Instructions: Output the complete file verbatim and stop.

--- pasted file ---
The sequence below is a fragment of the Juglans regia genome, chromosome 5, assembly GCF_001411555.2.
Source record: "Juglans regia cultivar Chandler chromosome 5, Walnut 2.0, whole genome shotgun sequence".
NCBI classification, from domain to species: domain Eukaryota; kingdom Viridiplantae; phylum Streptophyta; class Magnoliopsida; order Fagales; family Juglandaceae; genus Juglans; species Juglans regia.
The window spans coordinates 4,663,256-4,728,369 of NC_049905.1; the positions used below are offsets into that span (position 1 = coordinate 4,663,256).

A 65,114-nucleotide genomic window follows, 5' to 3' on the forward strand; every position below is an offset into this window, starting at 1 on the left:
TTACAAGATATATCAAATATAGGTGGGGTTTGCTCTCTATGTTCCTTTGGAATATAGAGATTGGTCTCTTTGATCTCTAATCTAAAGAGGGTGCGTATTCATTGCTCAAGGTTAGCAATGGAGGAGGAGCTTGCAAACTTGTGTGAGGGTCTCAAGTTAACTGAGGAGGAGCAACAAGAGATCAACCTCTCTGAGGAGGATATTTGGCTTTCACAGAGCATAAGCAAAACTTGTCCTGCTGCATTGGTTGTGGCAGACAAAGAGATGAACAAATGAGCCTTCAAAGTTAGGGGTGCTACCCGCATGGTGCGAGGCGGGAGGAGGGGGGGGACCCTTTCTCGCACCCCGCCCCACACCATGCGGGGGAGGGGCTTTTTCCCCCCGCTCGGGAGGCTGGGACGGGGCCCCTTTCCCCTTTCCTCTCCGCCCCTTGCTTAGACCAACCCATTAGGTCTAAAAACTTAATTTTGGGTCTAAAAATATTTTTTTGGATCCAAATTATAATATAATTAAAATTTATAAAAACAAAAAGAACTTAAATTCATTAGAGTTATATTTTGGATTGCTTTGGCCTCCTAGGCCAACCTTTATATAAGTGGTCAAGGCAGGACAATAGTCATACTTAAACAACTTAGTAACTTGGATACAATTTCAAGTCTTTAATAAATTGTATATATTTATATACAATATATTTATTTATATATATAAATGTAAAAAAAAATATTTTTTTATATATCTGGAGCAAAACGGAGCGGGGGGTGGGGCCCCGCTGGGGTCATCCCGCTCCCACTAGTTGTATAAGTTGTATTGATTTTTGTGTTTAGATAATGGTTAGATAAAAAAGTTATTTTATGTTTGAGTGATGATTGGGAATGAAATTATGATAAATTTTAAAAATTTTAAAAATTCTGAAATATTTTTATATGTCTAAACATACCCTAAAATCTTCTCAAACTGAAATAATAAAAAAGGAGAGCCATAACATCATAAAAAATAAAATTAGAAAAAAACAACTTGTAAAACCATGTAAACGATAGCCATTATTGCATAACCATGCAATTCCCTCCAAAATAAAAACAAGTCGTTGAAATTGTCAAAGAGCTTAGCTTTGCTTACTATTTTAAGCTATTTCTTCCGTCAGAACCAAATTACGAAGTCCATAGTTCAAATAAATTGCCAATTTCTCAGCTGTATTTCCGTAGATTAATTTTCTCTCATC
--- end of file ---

The sequence below is a fragment of the Juglans regia genome, chromosome 5, assembly GCF_001411555.2.
Source record: "Juglans regia cultivar Chandler chromosome 5, Walnut 2.0, whole genome shotgun sequence".
NCBI classification, from domain to species: domain Eukaryota; kingdom Viridiplantae; phylum Streptophyta; class Magnoliopsida; order Fagales; family Juglandaceae; genus Juglans; species Juglans regia.
The window spans coordinates 4,663,256-4,728,369 of NC_049905.1; the positions used below are offsets into that span (position 1 = coordinate 4,663,256).

A 65,114-nucleotide genomic window follows, 5' to 3' on the forward strand; every position below is an offset into this window, starting at 1 on the left:
TTACAAGATATATCAAATATAGGTGGGGTTTGCTCTCTATGTTCCTTTGGAATATAGAGATTGGTCTCTTTGATCTCTAATCTAAAGAGGGTGCGTATTCATTGCTCAAGGTTAGCAATGGAGGAGGAGCTTGCAAACTTGTGTGAGGGTCTCAAGTTAACTGAGGAGGAGCAACAAGAGATCAACCTCTCTGAGGAGGATATTTGGCTTTCACAGAGCATAAGCAAAACTTGTCCTGCTGCATTGGTTGTGGCAGACAAAGAGATGAACAAATGAGCCTTCAAAGTTAGGGGTGCTACCCGCATGGTGCGAGGCGGGAGGAGGGGGGGGACCCTTTCTCGCACCCCGCCCCACACCATGCGGGGGAGGGGCTTTTTCCCCCCGCTCGGGAGGCTGGGACGGGGCCCCTTTCCCCTTTCCTCTCCGCCCCTTGCTTAGACCAACCCATTAGGTCTAAAAACTTAATTTTGGGTCTAAAAATATTTTTTTGGATCCAAATTATAATATAATTAAAATTTATAAAAACAAAAAGAACTTAAATTCATTAGAGTTATATTTTGGATTGCTTTGGCCTCCTAGGCCAACCTTTATATAAGTGGTCAAGGCAGGACAATAGTCATACTTAAACAACTTAGTAACTTGGATACAATTTCAAGTCTTTAATAAATTGTATATATTTATATACAATATATTTATTTATATATATAAATGTAAAAAAAAATATTTTTTTATATATCTGGAGCAAAACGGAGCGGGGGGTGGGGCCCCGCTGGGGTCATCCCGCTCCCACTAGTTGTATAAGTTGTATTGATTTTTGTGTTTAGATAATGGTTAGATAAAAAAGTTATTTTATGTTTGAGTGATGATTGGGAATGAAATTATGATAAATTTTAAAAATTTTAAAAATTCTGAAATATTTTTATATGTCTAAACATACCCTAAAATCTTCTCAAACTGAAATAATAAAAAAGGAGAGCCATAACATCATAAAAAATAAAATTAGAAAAAAACAACTTGTAAAACCATGTAAACGATAGCCATTATTGCATAACCATGCAATTCCCTCCAAAATAAAAACAAGTCGTTGAAATTGTCAAAGAGCTTAGCTTTGCTTACTATTTTAAGCTATTTCTTCCGTCAGAACCAAATTACGAAGTCCATAGTTCAAATAAATTGCCAATTTCTCAGCTGTATTTCCGTAGATTAATTTTCTCTCATC